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Coral reef preservation has a long history

Native Hawaiian islanders began practicing reef conservation activities during the 1400s, and the ecosystem recovered over the next four centuries, researchers find.

October 07, 2011|By Amina Khan, Los Angeles Times
  • Finger coral off Hawaii. Researchers have found that Hawaiians' preservation efforts restored their coral reefs until Europeans arrived about two centuries ago.
Finger coral off Hawaii. Researchers have found that Hawaiians'… (Jonathan Blodgett, Hawaii…)

Coral reefs have been dying off at alarming rates because of modern human activity, and conservationists struggle to preserve them. Now scientists have found such efforts have a long history.

By the beginning of the 15th century, native Hawaiian islanders were engaging in sustainable practices to preserve their reefs — ushering in 400 years of recovery.

The research, published Monday in the journal PLoS One, shows that sustainable practices go back a long way and that coral reefs may be better able to regenerate than previously thought.

Coral reefs are some of the world's richest ecosystems, supporting a diverse array of marine life, including reef fish and mollusks. But they're highly susceptible to modern-day threats such as changing water temperatures, pollution and aggressive fishing practices.

An international team of researchers led by social scientist John Kittinger of Stanford University looked into the islands' history to see how far back human impacts on the reefs could be traced.

The team looked at 17 archaeological sites around the islands to see what had been tossed over the centuries into community middens, or dumps. They also reviewed ecological studies of the reefs, fisheries data and historical accounts of cultural practices.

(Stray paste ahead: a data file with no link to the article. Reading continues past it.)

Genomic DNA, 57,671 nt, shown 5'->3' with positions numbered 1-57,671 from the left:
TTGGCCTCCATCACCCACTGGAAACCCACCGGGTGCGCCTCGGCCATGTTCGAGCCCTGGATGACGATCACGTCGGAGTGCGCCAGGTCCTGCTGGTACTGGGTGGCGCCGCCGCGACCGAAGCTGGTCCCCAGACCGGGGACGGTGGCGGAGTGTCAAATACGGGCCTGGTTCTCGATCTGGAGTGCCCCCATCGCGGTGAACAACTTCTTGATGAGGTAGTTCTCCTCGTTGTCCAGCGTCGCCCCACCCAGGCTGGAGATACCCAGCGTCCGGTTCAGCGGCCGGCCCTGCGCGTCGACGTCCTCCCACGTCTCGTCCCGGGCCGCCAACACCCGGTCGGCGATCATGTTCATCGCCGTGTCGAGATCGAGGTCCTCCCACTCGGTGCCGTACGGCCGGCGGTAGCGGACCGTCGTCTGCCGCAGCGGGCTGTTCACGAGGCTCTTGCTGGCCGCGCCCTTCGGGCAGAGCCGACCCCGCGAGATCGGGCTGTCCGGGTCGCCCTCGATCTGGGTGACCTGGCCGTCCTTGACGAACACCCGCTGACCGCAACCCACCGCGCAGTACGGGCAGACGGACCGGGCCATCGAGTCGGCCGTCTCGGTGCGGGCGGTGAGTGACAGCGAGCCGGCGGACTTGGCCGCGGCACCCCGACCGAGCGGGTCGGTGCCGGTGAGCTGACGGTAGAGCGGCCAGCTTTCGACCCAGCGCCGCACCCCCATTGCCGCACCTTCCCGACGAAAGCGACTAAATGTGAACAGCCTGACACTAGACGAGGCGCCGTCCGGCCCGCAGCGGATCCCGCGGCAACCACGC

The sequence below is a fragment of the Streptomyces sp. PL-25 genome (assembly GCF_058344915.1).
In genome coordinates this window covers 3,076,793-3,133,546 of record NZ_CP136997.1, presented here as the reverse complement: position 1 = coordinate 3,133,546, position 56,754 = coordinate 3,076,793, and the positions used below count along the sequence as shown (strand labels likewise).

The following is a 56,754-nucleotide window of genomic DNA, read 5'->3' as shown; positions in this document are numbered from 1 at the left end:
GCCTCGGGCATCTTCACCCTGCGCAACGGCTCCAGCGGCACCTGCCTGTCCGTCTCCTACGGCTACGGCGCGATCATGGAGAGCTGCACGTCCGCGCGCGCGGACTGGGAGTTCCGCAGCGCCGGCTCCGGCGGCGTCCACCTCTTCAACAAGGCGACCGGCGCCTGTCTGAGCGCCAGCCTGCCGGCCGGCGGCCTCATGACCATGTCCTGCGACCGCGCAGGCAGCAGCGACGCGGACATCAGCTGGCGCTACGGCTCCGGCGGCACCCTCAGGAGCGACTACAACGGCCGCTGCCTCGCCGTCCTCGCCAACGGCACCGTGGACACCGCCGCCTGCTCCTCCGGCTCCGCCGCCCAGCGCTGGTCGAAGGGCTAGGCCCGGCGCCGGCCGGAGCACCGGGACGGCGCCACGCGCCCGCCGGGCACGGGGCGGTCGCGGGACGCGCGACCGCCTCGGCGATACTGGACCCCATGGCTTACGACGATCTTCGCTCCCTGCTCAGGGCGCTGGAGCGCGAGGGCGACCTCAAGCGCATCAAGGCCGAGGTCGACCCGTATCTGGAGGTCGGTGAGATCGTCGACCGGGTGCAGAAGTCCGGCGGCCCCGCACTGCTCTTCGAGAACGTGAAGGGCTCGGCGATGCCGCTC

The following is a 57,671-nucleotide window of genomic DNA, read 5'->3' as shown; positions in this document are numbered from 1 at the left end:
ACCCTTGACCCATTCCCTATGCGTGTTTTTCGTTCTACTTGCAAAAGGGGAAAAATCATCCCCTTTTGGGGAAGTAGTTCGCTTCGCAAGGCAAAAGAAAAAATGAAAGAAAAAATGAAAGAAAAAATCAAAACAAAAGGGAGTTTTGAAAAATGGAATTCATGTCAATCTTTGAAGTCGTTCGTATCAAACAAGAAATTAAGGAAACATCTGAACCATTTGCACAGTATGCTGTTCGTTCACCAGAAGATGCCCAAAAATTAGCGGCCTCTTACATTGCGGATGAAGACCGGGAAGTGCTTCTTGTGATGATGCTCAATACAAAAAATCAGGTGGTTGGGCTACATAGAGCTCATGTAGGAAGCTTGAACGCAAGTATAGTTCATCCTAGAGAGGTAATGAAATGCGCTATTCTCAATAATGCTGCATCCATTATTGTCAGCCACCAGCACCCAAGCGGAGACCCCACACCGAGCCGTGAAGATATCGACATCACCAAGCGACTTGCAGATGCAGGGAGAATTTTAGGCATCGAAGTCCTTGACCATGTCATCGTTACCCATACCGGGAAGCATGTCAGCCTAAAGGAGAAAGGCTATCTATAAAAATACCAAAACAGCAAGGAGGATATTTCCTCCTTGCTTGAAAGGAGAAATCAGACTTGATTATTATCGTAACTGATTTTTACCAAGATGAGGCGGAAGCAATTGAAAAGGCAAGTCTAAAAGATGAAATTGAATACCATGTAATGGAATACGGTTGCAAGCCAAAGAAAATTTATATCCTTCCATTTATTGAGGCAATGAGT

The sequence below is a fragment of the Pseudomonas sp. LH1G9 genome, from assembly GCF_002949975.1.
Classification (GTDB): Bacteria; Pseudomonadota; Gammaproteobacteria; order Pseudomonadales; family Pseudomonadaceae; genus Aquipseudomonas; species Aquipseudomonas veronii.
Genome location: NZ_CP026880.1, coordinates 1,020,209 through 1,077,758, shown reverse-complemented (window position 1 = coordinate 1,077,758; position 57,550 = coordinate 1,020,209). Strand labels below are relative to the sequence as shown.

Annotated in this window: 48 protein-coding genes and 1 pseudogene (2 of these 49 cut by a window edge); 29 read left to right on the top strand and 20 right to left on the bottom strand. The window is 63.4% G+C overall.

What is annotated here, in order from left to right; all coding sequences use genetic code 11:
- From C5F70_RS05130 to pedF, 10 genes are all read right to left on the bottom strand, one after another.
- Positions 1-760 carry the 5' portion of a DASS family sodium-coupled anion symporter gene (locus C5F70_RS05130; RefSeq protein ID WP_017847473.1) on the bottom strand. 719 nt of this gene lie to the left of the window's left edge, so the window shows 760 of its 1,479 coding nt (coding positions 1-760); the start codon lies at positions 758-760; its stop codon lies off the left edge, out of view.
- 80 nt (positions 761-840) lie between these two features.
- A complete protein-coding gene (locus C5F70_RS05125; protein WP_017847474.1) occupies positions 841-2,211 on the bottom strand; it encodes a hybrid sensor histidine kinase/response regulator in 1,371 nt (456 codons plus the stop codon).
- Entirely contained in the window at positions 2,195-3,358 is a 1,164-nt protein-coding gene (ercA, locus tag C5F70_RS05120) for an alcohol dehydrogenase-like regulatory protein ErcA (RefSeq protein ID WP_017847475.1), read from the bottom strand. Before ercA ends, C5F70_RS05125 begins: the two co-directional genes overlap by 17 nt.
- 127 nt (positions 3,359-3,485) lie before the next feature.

When seafaring Polynesians first arrived on the main islands around 1250, they quickly took advantage of the islands' natural marine bounty — and it showed, Kittinger said. Fish bones in the middens progressively grew smaller — a sign of overfishing, since the largest creatures would have been harvested first.

But by the 1400s, the native populations had begun relying more on raising pigs and dogs and less on fishing. They dug ponds near the sea in which to raise fish rather than harvest the reefs.

Laws and traditions also arose to control fishing. Only community members could fish around the local reef, and sharks — thought to be animal forms of ancestors — were off limits. Only male chiefs could eat turtle meat.

Communities even had land managers, called konohiki, responsible for overseeing natural resources.

Over the next four centuries, fish, monk seals, sea turtles and other mobile creatures recovered by 20%, and reef ecosystems as a whole recovered 10%, the study estimated.

"Primarily, humans are bad for the environment," Kittinger said. "All we do is muck things up. But in this case, we found that people do have the capacity to manage these ecosystems sustainably — to use coral reefs but not overuse them."

The careful stewardship fell apart soon after European contact. Fishponds were abandoned, sediment filled reefs, and dynamite fishing was introduced. The Hawaiian island reefs have largely been in decline ever since.

An exception is the northwestern Hawaiian Islands, or Leeward Islands, which have been recovering since the 1950s, largely because there is little human activity in those remote regions, Kittinger said.

Humans may have been damaging coral reefs for centuries, said John Bruno, a marine ecologist at the University of North Carolina at Chapel Hill who was not involved in the study. But, he added, "these reefs are still resilient and able to recover from significant disturbances … certainly, a kernel of good news for reef managers."

amina.khan@latimes.com

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